Object Oriented JavaScript: Objects, Encapsulation & Abstraction

oopjsHi Folks, here goes a quick post regarding the most important & frequent concepts of Advance JavaScript or we can say Object Oriented JavaScript.

Objects are the key concepts of JavaScript so lets quickly start with some code and concepts.
We create objects with methods, properties and attributes, we make them bundled inside that object it’s encapsulation, these methods & attributes are abstracted from other objects, this is abstraction.

JavaScript is designed on a simple object-based paradigm. An object is a collection of properties, and a property is an association between a name (or key) and a value. A property’s value can be a function, in which case the property is known as a method. In addition to objects that are predefined in the browser, you can define your own objects. This chapter describes how to use objects, properties, functions, and methods, and how to create your own objects.” : ~mozilla mdn

2 principles with oops in JS are:

1- Object Creation Patter ( Encapsulation )

2- Object Reuse Pattern ( Inheritance )

There are many object creation ways:

1- Ubiquitous Object literal:

var myOoj =  {
    name: "Nikki",
    city: "New Delhi",
    loves: "so many"

2- Prototype Pattern

function myFun() {};
myFun.prototype.name = "Nikki";
myFun.prototype.city = "New Delhi";
var myFun1 = new myFun();
console.log(myFun1.name); //Nikki

3- Constructor Pattern:

function myFun (name, city, loves){
    this.name = name;
    this.city = city;
    this.loves= loves;
var myFun1 = new myFun ("Nikki", "New Delhi", "so much things");
console.log(myFun1.name); //Nikkia

Although there are so many ways of object creation, but the best way of object creation could be a combination of constructor/prototype pattern.

Ex. encapsulation

var prop1 = "one"; //private
this.prop2= "two" //public
var tc = new test();
var tp1 =tc.prop1; //undefined: because prop1 is private;

without using this keyword function and variables are private.

So conceptually we can say that, you can define and create your own objects.

There are different ways to create new objects:

  • Define and create a single object, using an object literal.
  • Define and create a single object, with the keyword new.
  • Define an object constructor, and then create objects of the constructed type.

In ECMA5* The Object.create() method creates a new object with the specified prototype object and properties.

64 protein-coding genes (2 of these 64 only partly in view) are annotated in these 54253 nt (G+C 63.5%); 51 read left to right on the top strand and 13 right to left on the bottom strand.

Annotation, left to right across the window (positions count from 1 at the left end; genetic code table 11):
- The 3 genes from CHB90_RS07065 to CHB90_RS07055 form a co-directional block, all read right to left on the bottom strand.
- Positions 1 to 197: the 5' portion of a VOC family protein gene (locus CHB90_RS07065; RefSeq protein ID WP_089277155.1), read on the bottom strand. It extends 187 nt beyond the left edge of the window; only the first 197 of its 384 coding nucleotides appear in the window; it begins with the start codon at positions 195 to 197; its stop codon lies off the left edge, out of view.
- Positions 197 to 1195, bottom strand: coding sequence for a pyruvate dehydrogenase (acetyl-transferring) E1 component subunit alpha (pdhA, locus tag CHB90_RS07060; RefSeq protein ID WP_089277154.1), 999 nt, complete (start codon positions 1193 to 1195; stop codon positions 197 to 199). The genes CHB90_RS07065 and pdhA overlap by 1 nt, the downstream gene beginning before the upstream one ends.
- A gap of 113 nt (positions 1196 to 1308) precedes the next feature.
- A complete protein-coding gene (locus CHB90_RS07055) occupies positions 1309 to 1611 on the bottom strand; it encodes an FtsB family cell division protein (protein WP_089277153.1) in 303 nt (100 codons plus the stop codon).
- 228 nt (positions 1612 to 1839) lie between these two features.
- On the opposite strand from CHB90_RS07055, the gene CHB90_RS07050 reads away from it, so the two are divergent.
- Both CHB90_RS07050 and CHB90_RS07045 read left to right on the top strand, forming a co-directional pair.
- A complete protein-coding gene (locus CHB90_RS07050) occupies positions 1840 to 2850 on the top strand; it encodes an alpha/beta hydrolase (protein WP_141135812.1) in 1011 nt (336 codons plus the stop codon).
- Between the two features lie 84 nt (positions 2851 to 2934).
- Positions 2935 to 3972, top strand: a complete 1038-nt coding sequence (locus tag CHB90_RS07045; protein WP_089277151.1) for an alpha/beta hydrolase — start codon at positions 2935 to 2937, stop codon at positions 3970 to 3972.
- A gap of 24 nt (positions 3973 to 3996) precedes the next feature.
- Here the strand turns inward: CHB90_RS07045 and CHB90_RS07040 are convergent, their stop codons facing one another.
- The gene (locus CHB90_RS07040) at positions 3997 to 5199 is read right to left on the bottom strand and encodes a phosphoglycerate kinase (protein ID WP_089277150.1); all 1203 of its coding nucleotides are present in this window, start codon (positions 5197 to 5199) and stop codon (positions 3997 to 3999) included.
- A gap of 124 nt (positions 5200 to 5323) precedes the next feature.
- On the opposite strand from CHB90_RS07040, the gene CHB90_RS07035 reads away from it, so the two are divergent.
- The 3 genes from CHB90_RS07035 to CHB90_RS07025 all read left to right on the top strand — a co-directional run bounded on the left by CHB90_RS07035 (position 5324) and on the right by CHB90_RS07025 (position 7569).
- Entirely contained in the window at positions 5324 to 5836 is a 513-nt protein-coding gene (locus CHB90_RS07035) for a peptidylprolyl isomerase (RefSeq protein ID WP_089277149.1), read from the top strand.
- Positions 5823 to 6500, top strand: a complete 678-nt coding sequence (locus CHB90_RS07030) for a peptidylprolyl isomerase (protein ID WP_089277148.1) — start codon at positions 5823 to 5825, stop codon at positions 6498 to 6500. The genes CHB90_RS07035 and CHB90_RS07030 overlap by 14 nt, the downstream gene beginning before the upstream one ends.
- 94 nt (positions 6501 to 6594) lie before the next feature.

Stay tuned for some advanced concepts of JavaScript.

Love what you do & do what you love-  stay blessed!!


About Nikhil Kumar

Senior Software Consultant at Knoldus Software LLP.
This entry was posted in Scala and tagged , , , , , . Bookmark the permalink.

5 Responses to Object Oriented JavaScript: Objects, Encapsulation & Abstraction

  1. Sorin says:


    I’m not a very good javascript developer but regarding your last code snippet I think you missed some line codes. For example, shouldn’t “test” method be defined somewhere? Why “prop1″is private and “prop2” is public? I really think you have some missing libe codes because that last snippet doesn’t make any sense.

    Best regards,

    • Nikhil Kumar says:

      Hi Sorin, the last code snippet is just to inform the other way of creating Objects in ES5+ and does not contains any other code blocks, The Object.create() method can just as adeptly create our Car object. It accepts either one or two properties as follows:
      Object.create(proto [, propertiesObject ])
      and for the prop1 and prop2 it infers that variable those are without this inside objects are private and can be accessed only by using the public method of that object.

    • Joe Velez says:

      It’s regarding encapsulation… It’s correct, but the code doesn’t provide enough complete code to make it obvious

Leave a Reply

Fill in your details below or click an icon to log in:

WordPress.com Logo

You are commenting using your WordPress.com account. Log Out /  Change )

Google+ photo

You are commenting using your Google+ account. Log Out /  Change )

Twitter picture

You are commenting using your Twitter account. Log Out /  Change )

Facebook photo

You are commenting using your Facebook account. Log Out /  Change )


Connecting to %s